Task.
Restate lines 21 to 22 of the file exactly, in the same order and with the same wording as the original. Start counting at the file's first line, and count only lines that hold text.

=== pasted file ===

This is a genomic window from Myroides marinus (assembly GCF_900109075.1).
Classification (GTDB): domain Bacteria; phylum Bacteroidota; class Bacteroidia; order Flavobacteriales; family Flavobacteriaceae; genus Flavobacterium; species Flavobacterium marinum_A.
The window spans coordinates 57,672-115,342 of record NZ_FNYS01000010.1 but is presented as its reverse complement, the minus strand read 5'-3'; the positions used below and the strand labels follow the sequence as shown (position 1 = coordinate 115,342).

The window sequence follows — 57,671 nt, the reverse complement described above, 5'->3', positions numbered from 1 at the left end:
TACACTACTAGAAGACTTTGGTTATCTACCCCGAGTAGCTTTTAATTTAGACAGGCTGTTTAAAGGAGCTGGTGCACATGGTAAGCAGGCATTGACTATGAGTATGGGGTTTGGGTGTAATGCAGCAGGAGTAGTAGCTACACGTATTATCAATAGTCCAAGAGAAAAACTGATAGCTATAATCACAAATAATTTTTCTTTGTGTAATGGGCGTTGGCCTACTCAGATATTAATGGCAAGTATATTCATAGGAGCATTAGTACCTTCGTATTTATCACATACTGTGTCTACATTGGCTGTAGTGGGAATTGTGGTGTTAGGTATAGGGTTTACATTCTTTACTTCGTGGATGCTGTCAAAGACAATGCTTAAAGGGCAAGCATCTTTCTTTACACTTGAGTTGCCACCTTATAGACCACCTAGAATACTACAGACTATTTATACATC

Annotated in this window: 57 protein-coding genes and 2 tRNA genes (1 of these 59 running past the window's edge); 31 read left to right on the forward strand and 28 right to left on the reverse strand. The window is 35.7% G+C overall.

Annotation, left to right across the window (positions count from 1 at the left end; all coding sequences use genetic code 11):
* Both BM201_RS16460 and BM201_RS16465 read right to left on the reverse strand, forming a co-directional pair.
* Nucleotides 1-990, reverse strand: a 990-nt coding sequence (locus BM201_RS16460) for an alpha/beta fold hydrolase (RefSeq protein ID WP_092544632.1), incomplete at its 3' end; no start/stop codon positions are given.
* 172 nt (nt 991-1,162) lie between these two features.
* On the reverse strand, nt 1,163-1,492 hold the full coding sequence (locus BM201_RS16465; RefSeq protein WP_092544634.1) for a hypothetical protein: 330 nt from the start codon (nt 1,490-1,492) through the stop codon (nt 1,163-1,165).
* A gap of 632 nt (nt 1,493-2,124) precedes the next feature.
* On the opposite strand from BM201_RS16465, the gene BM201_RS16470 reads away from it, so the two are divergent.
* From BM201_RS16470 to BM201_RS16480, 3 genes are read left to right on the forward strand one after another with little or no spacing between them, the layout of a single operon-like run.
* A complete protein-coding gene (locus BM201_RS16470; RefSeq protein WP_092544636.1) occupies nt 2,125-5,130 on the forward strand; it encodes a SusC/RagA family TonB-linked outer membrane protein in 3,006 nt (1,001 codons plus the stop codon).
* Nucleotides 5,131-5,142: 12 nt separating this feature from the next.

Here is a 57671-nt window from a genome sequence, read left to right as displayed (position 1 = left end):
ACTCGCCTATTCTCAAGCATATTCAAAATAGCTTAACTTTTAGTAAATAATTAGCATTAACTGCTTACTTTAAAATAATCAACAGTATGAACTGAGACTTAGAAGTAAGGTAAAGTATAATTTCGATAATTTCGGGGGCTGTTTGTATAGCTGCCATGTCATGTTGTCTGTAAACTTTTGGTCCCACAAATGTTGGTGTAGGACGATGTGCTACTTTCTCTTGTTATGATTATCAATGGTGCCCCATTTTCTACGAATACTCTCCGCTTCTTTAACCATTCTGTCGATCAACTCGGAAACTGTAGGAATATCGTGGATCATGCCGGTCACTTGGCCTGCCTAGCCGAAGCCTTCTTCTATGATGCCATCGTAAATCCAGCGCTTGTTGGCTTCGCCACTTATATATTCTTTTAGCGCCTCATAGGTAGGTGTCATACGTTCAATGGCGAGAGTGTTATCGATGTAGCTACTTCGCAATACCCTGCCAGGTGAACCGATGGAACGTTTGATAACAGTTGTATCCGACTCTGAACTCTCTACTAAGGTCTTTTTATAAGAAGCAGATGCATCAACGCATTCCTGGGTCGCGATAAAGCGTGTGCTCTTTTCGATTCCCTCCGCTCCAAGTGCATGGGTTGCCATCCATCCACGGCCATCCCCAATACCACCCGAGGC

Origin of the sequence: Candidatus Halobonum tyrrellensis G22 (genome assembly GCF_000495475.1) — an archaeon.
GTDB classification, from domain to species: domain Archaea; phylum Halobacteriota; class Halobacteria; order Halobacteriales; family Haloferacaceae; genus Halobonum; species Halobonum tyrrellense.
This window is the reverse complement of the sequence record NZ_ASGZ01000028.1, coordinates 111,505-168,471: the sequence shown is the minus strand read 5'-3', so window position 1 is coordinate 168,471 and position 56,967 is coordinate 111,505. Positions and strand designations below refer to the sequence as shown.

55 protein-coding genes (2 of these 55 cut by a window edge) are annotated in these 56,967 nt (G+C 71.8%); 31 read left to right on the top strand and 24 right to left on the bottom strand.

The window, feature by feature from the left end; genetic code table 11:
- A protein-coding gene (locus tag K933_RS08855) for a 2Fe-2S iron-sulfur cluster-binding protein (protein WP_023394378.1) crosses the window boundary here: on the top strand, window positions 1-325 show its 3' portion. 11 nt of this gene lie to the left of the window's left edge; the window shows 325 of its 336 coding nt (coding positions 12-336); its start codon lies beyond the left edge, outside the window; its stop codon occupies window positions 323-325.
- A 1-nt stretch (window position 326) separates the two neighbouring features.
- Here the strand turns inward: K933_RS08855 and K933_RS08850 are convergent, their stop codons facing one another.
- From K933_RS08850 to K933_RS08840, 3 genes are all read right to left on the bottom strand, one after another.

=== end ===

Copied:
This window is the reverse complement of the sequence record NZ_ASGZ01000028.1, coordinates 111,505-168,471: the sequence shown is the minus strand read 5'-3', so window position 1 is coordinate 168,471 and position 56,967 is coordinate 111,505. Positions and strand designations below refer to the sequence as shown.

55 protein-coding genes (2 of these 55 cut by a window edge) are annotated in these 56,967 nt (G+C 71.8%); 31 read left to right on the top strand and 24 right to left on the bottom strand.